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Speculation and slum must be on the agenda

The slum of the world is growing. There are people who make good money from it.


Few things can give a higher return on property than high-rise buildings on central and attractive plots, often with sea views. This is a development all over the world, from Punta del Este to Maputo, Vancouver, Hong Kong, Reykjavik, Tromsø and Oslo.

A consequence of this type of urban development is that those who live behind lose the sea contact – but often people who already live there lose their homes.

Now it's the Rio Olympics. What used to be the village of Vila Autódromes, populated by fishermen and construction workers, will then be history. The residents are displaced.

Such removal of original residents is a common feature of metropolitan development around the world, especially when building "World Class Cities" or hosting Olympiads and highways. From 1998 to 2008, more than 18 millions of people were forced to relocate for such reasons. In several cases, residents have been killed in clashes with police when they have objected to being displaced from homes and homes. Rarely or never do they receive compensation.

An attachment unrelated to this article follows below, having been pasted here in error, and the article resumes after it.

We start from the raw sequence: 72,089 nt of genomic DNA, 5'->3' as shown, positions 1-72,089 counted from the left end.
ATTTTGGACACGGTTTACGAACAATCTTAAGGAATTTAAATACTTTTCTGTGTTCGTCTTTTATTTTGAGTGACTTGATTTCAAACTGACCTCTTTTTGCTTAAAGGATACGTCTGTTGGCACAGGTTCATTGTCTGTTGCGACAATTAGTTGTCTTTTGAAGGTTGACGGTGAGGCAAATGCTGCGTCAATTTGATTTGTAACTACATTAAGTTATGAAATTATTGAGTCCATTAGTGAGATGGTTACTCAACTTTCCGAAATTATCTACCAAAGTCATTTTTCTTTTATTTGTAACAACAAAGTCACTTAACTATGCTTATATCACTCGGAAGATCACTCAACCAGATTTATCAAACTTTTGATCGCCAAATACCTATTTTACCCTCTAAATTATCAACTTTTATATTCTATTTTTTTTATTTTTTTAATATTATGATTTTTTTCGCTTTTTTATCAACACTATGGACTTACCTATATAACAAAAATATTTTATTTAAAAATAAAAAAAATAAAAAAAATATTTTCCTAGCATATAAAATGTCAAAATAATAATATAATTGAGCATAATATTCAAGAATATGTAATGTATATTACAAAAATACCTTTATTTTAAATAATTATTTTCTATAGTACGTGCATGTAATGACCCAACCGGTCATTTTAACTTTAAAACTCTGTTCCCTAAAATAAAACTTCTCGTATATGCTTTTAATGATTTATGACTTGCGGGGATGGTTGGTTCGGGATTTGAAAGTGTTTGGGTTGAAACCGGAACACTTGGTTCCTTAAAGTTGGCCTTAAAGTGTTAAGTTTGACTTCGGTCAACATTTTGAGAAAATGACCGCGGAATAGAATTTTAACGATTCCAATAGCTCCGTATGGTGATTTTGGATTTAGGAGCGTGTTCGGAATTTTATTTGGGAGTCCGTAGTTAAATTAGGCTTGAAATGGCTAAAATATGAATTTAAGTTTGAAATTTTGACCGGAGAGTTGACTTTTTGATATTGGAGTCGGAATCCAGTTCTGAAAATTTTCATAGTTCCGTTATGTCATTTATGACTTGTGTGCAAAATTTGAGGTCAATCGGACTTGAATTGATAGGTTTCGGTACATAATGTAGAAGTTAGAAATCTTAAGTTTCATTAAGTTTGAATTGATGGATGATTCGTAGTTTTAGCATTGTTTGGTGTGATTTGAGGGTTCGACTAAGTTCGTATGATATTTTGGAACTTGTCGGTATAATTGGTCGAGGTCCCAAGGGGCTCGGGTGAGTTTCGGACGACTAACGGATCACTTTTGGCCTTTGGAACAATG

Screen Shot at 2016 08-17-14.43.16Millions of empty new homes. What determines whether people can afford a home is their income, not the availability of housing. Paradoxically, the proportion of empty (and often new) homes that people cannot afford to live in is increasing everywhere. Take China, for example. There are now seven million empty new homes in the country, in parallel with a huge housing shortage among the poorer sections of the population.

In total, it is estimated that two million people have to leave their homes each year due to forced evictions because they cannot afford to pay rent, interest and similar expenses. 14 million people lost their homes in the United States in 2008 as a result of the financial crisis and housing speculation. In 2015, Spain had at most 3,6 million empty homes. In Barcelona, ​​there were 130 homeless people.